Do’s and Don’ts for Cook Out Season

Summer is officially and finally here (if you live in New England, you know what I mean by “finally” this year) and so is cookout season. This can be a very difficult time for people who are trying to watch their weight or eat healthily because we are surrounded by temptation – from fatty grilled meats to mayonnaise-covered salads to stocked beer coolers – it’s everywhere. It can be really hard to say no to these delicious temptations and even harder to deal with the aftermath, whether it’s weight gain or self-loathing. So, with Independence Day coming up next week, I thought this would be a good time to share my tips on how to get through barbecue season relatively healthy.

Do – Eat before you go

Having a healthful meal or snack before you head off to that cookout will help keep you from overeating once you get there whereas if you arrive hungry or starving you are far more likely to overeat on junk. A combination of lean protein and fiber will leave you feeling full longer, so try having some low-fat cottage cheese on whole grain toast or some grilled chicken and salad or some peanut butter and celery beforehand.

Do – Bring a healthy dish

Instead of making your famous macaroni salad that even you can’t resist, bring some cut veggies and dip or a shrimp and avocado salad with serrano honey vinegar. This will ensure that there is a healthy option for you to eat there. And your friends may appreciate it, too! You could also bring you own options to grill and ask the host to throw them on for you – like boneless, skinless chicken breast or vegetable kebabs.

Don’t – Hang around the snack table

There seems to be some unnamed law of physics that human beings are magnetically drawn to socialize at the snack table, but this pretty much guarantees mindless snacking – every healthy diet’s worst enemy. This doesn’t mean you have to be antisocial. I suggest finding a group away from the snack table to talk to or, if you start talking with someone at the snack table, suggest you move elsewhere by saying “wow, it’s kind of crowded over here, want to move that way so people can get in here?” Or even just be honest and say “if we keep standing here, I’m going to keep eating. Can we move away?” I can almost guarantee your conversation partner was thinking the same thing.

Do – Stay hydrated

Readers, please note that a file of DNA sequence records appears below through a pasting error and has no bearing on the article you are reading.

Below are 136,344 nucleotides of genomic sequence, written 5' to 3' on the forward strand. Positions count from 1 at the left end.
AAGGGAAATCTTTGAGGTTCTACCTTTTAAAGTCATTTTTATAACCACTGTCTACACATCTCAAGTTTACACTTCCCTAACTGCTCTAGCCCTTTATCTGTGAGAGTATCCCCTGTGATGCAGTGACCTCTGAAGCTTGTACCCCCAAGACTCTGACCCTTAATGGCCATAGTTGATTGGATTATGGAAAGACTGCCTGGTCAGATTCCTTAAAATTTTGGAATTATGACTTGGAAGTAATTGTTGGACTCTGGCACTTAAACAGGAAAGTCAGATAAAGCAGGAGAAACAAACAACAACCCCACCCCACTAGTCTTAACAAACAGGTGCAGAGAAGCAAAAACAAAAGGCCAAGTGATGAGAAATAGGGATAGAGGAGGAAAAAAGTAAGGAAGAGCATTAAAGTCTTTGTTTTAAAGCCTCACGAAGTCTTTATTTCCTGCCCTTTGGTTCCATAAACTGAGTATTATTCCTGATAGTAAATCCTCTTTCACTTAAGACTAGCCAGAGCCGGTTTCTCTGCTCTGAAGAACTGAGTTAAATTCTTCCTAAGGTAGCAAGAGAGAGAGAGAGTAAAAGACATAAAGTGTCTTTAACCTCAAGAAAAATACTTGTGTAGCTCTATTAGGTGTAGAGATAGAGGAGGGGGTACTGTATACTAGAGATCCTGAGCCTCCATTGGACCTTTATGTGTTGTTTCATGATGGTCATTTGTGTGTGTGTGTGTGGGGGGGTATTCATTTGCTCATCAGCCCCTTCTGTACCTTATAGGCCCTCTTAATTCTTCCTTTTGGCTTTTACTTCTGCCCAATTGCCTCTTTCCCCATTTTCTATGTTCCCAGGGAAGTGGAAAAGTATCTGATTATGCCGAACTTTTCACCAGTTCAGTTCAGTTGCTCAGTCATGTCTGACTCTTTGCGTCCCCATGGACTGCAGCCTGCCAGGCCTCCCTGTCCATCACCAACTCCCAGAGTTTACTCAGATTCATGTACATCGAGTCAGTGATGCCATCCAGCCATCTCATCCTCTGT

When you are walking around talking to people on a hot day and eating salty food like chips and grilled meat, it is very easy to keep drinking alcohol. The problem with that is the more alcohol you drink the more you will crave that salty junk food and overeat. Be mindful of your drinking habits and alternate between your alcoholic drinks and water. This will slow down your alcohol consumption, make you feel fuller, and leave you feeling better the next day. Not to mention it’ll keep you safer.

Do – Get your exercise in

If you don’t have to be at a cookout until the afternoon, there is no reason you can’t get your workout in that morning! This will help you get energized and fire up your metabolism for the rest of the day. It will also leave you feeling more confident and better in your own skin – especially at those pool parties.

Do – Practice portion control

Balance. Balance. Balance. Balance. Did you get that? Balance. As a health coach, I can’t emphasize enough that the key to healthy living is balance. You should be eating healthy most of the time, but, when you want to indulge, you should – just make sure you’re eating reasonable portions and enjoying them mindfully so you feel satisfied with them.

Ideally, you want your plate to be 1/4 lean protein, 1/2 veggies, and 1/4 starchy veggies or whole grain. That is obviously not always possible when eating outside your home, but it’s important to try to get as close to that as you can.

When faced with a smorgasbord of summer foods, it can be easy to load up that plate and then go back for seconds. Instead, pick one or two indulgences you really want and place a small portion of them on your plate and fill the rest with healthy options. And don’t go back for seconds on those “cheat” foods.

Don’t – Beat yourself up